Advertisement

Chapter 2.1: What Is Bakhtinian Pedagogy for the Interviewed Bakhtinian Educators?

  • Eugene MatusovEmail author
  • Ana Marjanovic-Shane
  • Mikhail Gradovski
Chapter

Abstract

In this chapter we abstract and analyze diverse ways in which 14 (we analyzed the teaching Case#7 by One-who-withdrew Bakhtinian educator, but excluded its analysis from our report in the book on the educator’s request) self-identified Bakhtinian educators, including Mikhail Bakhtin himself, and define Bakhtinian pedagogy and tensions among them. In abstracting the tensions, we were guided by the contextual “Grounded Theory approach” (Glaser & Strauss, 1967). We tried to make sense of emergent tensions, which attracted our attention, by using both existing and our new theoretical conceptualization by questioning, testing, deepening, and critically analyzing the meanings of our interpretations that we offer to the readers for their own dialogic analysis. We suspect that other scholars and educators would probably be attracted to different tensions relevant to them, since we always study the experiential relationship between observed teaching cases and our own experiences, struggles, and ideas.

References

  1. Bakhtin, M. M. (1986). Speech genres and other late essays. Austin, TX: University of Texas Press.Google Scholar
  2. Bakhtin, M. M. (1991). The dialogic imagination: Four essays by M. M. Bakhtin (C. Emerson & M. Holquist, Trans.). Austin, TX: University of Texas Press.Google Scholar
  3. Bakhtin, M. M. (1999). Problems of Dostoevsky’s poetics. Minneapolis, MN: University of Minnesota Press.Google Scholar
  4. Bakhtin, M. M. (2004). Dialogic origin and dialogic pedagogy of grammar: Stylistics in teaching Russian language in secondary school. Journal of Russian & East European Psychology, 42(6), 12–49.CrossRefGoogle Scholar
  5. Bertau, M.-C. (2014). Introduction: The self within the space—time of language performance. Theory & Psychology, 4, 433–441.CrossRefGoogle Scholar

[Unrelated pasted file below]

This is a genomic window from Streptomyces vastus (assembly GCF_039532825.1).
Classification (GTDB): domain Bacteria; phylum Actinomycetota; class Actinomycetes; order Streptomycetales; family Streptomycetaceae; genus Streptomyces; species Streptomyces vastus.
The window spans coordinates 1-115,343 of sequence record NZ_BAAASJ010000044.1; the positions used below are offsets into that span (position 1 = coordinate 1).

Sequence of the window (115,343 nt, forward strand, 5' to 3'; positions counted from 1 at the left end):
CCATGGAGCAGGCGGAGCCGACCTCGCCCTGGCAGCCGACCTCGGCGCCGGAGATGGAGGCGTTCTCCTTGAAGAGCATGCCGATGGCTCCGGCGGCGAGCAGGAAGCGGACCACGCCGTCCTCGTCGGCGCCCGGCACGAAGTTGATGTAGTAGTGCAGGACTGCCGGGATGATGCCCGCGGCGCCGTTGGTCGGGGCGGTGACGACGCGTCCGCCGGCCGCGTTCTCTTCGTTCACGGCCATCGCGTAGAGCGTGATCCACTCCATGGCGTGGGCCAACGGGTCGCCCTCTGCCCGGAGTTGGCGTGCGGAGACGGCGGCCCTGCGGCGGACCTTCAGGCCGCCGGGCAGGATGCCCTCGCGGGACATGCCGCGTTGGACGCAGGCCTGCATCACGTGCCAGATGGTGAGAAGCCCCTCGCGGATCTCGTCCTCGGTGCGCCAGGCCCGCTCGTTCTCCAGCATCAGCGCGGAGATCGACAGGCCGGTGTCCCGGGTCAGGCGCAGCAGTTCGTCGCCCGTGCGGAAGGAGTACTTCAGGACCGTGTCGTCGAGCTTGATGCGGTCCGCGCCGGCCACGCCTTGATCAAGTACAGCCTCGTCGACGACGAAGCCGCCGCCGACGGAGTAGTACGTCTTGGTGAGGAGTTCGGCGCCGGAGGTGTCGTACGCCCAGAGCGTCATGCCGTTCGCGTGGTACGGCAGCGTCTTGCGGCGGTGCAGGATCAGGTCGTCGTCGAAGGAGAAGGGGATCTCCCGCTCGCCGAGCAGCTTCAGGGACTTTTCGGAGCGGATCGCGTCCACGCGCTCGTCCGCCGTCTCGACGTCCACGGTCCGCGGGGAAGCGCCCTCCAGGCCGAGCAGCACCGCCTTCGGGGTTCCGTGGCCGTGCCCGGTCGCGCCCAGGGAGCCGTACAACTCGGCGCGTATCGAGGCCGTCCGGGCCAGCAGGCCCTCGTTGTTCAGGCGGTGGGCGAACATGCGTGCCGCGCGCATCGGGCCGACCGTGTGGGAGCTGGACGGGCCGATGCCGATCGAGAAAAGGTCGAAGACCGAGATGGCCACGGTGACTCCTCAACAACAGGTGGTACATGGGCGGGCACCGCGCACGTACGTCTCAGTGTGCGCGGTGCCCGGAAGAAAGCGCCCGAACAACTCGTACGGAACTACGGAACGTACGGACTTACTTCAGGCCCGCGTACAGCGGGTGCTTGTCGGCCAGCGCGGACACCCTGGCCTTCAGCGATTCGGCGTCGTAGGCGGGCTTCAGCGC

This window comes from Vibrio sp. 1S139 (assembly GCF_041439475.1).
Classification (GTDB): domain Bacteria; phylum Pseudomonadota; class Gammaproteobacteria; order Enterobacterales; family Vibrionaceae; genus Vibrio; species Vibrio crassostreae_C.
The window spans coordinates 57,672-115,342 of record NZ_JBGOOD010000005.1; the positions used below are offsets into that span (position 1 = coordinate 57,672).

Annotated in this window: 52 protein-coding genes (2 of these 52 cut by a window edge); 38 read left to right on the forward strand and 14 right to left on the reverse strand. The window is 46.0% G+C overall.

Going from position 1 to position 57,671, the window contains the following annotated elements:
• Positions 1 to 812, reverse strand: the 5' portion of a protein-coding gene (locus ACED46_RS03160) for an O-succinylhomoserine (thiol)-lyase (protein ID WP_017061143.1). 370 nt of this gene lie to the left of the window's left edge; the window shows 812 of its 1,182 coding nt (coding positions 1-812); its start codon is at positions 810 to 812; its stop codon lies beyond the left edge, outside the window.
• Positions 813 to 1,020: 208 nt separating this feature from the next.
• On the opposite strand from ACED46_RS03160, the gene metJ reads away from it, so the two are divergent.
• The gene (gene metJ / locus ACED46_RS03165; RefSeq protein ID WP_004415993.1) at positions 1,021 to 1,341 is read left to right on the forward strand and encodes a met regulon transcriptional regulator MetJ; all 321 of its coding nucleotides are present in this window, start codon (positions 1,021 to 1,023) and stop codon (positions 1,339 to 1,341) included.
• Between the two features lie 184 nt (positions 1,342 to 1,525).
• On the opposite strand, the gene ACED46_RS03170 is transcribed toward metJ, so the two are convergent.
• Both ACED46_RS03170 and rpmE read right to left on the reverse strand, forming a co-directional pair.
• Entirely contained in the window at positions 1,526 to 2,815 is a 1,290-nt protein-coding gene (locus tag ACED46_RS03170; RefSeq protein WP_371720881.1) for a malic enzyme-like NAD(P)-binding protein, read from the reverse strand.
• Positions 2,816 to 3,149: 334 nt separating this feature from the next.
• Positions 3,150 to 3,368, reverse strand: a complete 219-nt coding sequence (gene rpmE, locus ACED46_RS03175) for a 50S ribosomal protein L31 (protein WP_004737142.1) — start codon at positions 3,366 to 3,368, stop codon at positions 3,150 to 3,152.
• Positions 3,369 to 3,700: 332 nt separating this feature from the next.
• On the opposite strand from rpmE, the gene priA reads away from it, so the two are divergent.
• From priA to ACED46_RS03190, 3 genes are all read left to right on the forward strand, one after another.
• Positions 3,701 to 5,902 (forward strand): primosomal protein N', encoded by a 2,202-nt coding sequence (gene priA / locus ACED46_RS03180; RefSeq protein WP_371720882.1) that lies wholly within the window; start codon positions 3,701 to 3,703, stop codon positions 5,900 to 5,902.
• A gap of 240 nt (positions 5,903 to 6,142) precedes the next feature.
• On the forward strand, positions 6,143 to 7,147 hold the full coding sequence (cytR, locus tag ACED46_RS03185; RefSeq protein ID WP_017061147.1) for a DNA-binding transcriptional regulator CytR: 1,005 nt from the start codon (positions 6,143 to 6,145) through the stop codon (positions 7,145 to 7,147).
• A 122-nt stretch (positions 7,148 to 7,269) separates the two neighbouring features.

6. Biesta, G. (2017). The rediscovery of teaching. New York, NY: Routledge, Taylor & Francis Group.CrossRefGoogle Scholar
  7. Buber, M. (2000). I and Thou (R. G. Smith, Trans., 1st Scribner Classics ed.). New York: Scribner.Google Scholar
  8. Glaser, B. G., & Strauss, A. L. (1967). The discovery of grounded theory: Strategies for qualitative research. Chicago, IL: Aldine.Google Scholar
  9. Illich, I. (1973). Tools for conviviality (1st ed.). New York, NY: Harper & Row.Google Scholar
  10. Kennedy, M. M. (2005). Inside teaching: How classroom life undermines reform. Cambridge, MA: Harvard University Press.CrossRefGoogle Scholar
  11. Lobok, A. M. (2014). Education/obrazovanie as an experience of an encounter. Dialogic Pedagogy: An International Online Journal, 2, S1–S5. http://dpj.pitt.edu/ojs/index.php/dpj1/article/view/84.  https://doi.org/10.5195/dpj.2014.84CrossRefGoogle Scholar
  12. Matusov, E. (2009). Journey into dialogic pedagogy. Hauppauge, NY: Nova Science Publishers.Google Scholar
  13. Matusov, E. (2011a). Authorial teaching and learning. In E. J. White & M. Peters (Eds.), Bakhtinian pedagogy: Opportunities and challenges for research, policy and practice in education across the globe (pp. 21–46). New York, NY: Peter Lang Publishers.Google Scholar
  14. Matusov, E. (2011b). Irreconcilable differences in Vygotsky’s and Bakhtin’s approaches to the social and the individual: An educational perspective. Culture & Psychology, 17(1), 99–119.CrossRefGoogle Scholar
  15. Matusov, E. (2015). Chronotopes in education: Conventional and dialogic. Dialogic Pedagogy: An International Online Journal, 3, A65–A97.  https://doi.org/10.5195/dpj.2015.107CrossRefGoogle Scholar